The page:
THL314 / THL 499
This subject traces the origins of sacramental theology from its Jewish antecedents through to the New Testament texts and the early church. It then considers the rise of sacramental theology in the patristic period. Later developments are pursued through historical and liturgical sources, from the medieval Western church and Reformation to the divergent traditions and practices in contemporary churches.The subject addresses challenges brought to sacramental theology by the ecumenical movement and by liberation, feminist and ecological theology.
Semester 1 every even year
On site at St Francis College Milton
THL111, THL113 and THL215 or equivalent (recommended)
To be advised
This subject will cover the following topics:
The concept of sacrament and its relation to sign, word and sacramentality.
Biblical and patristic foundations of sacramental theology.
The development of sacramental theology in the Western church during the Medieval and Reformation periods.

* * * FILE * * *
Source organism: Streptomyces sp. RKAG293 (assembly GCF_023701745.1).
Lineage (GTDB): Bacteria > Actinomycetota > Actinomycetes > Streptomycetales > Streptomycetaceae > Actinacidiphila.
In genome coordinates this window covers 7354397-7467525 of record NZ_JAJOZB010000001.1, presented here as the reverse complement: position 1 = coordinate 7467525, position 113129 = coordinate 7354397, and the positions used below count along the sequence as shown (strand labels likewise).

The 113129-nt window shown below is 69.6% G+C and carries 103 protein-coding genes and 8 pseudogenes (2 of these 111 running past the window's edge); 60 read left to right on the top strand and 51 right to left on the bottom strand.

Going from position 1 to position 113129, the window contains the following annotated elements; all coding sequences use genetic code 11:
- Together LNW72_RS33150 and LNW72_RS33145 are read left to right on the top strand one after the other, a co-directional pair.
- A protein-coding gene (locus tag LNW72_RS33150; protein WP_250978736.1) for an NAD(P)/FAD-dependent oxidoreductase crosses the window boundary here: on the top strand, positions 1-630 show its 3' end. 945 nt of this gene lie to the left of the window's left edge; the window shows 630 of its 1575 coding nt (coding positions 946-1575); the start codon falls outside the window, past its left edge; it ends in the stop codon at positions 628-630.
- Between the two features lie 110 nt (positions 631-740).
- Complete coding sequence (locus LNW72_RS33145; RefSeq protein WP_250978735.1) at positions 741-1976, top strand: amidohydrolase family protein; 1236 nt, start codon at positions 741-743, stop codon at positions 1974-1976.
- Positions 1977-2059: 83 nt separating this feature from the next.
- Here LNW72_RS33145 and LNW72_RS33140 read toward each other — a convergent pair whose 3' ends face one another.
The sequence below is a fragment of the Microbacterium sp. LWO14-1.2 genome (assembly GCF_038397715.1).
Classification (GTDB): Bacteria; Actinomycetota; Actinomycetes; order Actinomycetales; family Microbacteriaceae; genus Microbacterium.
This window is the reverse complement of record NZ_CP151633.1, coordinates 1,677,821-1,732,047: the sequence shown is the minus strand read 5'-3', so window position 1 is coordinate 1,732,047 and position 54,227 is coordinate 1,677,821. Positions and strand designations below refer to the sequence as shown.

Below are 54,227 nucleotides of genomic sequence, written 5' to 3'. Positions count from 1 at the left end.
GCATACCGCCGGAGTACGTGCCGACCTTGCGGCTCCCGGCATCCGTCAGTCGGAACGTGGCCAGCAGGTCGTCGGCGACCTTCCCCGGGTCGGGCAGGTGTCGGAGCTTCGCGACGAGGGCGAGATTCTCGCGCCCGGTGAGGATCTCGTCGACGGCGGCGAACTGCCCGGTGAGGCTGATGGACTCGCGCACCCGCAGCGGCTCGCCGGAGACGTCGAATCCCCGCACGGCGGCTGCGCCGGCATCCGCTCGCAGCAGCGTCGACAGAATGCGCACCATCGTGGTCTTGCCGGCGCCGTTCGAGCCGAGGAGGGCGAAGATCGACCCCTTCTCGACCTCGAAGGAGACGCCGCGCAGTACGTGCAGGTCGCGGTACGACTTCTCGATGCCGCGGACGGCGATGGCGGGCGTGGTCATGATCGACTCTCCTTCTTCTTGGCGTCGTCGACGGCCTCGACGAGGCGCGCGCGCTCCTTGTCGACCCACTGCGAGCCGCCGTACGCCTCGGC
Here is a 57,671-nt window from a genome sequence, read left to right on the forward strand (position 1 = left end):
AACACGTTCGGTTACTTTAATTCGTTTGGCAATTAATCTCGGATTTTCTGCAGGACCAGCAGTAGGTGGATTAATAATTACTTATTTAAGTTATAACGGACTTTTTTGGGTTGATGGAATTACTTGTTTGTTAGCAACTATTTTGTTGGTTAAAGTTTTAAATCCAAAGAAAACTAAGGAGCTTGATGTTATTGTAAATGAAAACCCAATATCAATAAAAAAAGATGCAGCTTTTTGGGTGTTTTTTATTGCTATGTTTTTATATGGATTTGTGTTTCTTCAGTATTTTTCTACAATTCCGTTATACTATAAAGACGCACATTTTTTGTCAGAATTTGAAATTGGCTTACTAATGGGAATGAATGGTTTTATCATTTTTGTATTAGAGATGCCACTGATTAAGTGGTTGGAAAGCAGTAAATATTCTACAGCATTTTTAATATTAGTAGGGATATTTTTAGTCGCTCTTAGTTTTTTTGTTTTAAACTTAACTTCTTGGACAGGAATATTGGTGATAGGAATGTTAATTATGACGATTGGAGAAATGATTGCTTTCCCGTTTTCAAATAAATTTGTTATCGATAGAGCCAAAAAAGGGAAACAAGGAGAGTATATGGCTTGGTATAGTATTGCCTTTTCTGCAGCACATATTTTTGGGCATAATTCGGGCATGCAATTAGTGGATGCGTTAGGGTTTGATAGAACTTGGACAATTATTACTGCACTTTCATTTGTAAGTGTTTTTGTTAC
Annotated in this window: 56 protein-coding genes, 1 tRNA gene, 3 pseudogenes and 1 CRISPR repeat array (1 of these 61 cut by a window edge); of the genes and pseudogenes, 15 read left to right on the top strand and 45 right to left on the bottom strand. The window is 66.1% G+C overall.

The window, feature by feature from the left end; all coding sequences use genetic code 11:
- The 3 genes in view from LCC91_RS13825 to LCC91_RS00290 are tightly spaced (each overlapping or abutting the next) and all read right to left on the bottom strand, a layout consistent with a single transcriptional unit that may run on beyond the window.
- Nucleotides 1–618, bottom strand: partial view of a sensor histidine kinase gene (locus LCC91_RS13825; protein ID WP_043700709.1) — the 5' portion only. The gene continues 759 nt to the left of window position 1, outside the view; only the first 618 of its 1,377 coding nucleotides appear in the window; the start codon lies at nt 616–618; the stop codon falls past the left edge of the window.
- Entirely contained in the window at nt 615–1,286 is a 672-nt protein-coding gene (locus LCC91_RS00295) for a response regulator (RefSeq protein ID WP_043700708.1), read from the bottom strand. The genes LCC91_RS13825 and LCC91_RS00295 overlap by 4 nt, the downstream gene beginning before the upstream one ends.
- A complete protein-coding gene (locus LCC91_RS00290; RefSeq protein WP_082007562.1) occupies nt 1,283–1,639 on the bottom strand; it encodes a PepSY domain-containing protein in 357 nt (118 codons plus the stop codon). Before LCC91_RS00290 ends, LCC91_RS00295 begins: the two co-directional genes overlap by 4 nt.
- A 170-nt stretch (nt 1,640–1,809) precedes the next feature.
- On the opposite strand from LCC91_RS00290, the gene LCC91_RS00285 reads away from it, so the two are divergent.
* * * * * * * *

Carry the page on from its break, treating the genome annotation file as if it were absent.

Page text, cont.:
Changes in Catholic sacramental theology from the Council of Trent to Vatican II.
Sacramental theology and practice in the post-Reformation period, for example, the Anglican Prayer Books, the Roman Missal and Uniting in Worship 2.
The meaning and practice of Baptism, Eucharist and Reconciliation.
The impact of the ecumenical movement on denominational sacramental theology and practice.
Challenges to sacramental theology from liberation, feminist and ecological theologies.
Critical sacramental practice in the current context, for example, reconciliation, church abuse, individualism, multiculturalism.
Upon successful completion of this subject, students should:
be able to demonstrate knowledge of key historical developments in sacramental theology;
be able to identify the sacramental theology expressed in liturgical texts and their enactment;
be able to discuss and evaluate contemporary sacramental theologies and church practices;
be able to give an account of the meaning and practice of baptism, eucharist and reconciliation in various contemporary ecclesial traditions;
be able to discuss critically sacramental practice and theology in light of contemporary issues such as reconciliation, abuse, ecology, multiculturalism;
be able to demonstrate self-guided learning, including advanced research, writing and communication skills.